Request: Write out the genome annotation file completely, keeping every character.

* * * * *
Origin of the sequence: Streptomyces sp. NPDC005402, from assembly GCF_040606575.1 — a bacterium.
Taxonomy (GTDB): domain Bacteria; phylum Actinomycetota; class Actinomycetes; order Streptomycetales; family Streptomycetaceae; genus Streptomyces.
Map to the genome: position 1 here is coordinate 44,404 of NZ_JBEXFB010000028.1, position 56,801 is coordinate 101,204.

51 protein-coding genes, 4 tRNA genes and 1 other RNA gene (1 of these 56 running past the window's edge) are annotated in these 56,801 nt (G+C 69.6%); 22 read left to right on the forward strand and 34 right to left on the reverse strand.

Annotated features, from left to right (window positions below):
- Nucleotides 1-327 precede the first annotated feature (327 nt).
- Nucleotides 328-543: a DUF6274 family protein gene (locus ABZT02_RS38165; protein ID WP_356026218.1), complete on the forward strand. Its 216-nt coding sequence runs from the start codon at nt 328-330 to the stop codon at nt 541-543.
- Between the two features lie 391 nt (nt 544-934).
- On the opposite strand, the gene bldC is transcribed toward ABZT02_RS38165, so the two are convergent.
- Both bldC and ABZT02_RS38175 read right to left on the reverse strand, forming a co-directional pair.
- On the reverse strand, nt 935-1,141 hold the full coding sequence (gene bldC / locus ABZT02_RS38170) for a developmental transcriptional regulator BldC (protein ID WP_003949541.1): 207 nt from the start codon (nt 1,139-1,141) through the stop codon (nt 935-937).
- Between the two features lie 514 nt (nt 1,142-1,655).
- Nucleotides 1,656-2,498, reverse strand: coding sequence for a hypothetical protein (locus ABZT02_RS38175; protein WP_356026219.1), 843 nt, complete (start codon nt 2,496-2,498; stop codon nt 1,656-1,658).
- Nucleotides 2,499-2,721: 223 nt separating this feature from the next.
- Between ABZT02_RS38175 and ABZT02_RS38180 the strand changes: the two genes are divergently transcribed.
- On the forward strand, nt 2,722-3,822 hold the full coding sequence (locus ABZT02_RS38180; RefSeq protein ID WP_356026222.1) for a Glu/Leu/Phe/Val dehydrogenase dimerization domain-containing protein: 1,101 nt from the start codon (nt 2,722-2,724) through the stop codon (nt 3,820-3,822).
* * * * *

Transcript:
Origin of the sequence: Streptomyces sp. NPDC005402, from assembly GCF_040606575.1 — a bacterium.
Taxonomy (GTDB): domain Bacteria; phylum Actinomycetota; class Actinomycetes; order Streptomycetales; family Streptomycetaceae; genus Streptomyces.
Map to the genome: position 1 here is coordinate 44,404 of NZ_JBEXFB010000028.1, position 56,801 is coordinate 101,204.

51 protein-coding genes, 4 tRNA genes and 1 other RNA gene (1 of these 56 running past the window's edge) are annotated in these 56,801 nt (G+C 69.6%); 22 read left to right on the forward strand and 34 right to left on the reverse strand.

Annotated features, from left to right (window positions below):
- Nucleotides 1-327 precede the first annotated feature (327 nt).
- Nucleotides 328-543: a DUF6274 family protein gene (locus ABZT02_RS38165; protein ID WP_356026218.1), complete on the forward strand. Its 216-nt coding sequence runs from the start codon at nt 328-330 to the stop codon at nt 541-543.
- Between the two features lie 391 nt (nt 544-934).
- On the opposite strand, the gene bldC is transcribed toward ABZT02_RS38165, so the two are convergent.
- Both bldC and ABZT02_RS38175 read right to left on the reverse strand, forming a co-directional pair.
- On the reverse strand, nt 935-1,141 hold the full coding sequence (gene bldC / locus ABZT02_RS38170) for a developmental transcriptional regulator BldC (protein ID WP_003949541.1): 207 nt from the start codon (nt 1,139-1,141) through the stop codon (nt 935-937).
- Between the two features lie 514 nt (nt 1,142-1,655).
- Nucleotides 1,656-2,498, reverse strand: coding sequence for a hypothetical protein (locus ABZT02_RS38175; protein WP_356026219.1), 843 nt, complete (start codon nt 2,496-2,498; stop codon nt 1,656-1,658).
- Nucleotides 2,499-2,721: 223 nt separating this feature from the next.
- Between ABZT02_RS38175 and ABZT02_RS38180 the strand changes: the two genes are divergently transcribed.
- On the forward strand, nt 2,722-3,822 hold the full coding sequence (locus ABZT02_RS38180; RefSeq protein ID WP_356026222.1) for a Glu/Leu/Phe/Val dehydrogenase dimerization domain-containing protein: 1,101 nt from the start codon (nt 2,722-2,724) through the stop codon (nt 3,820-3,822).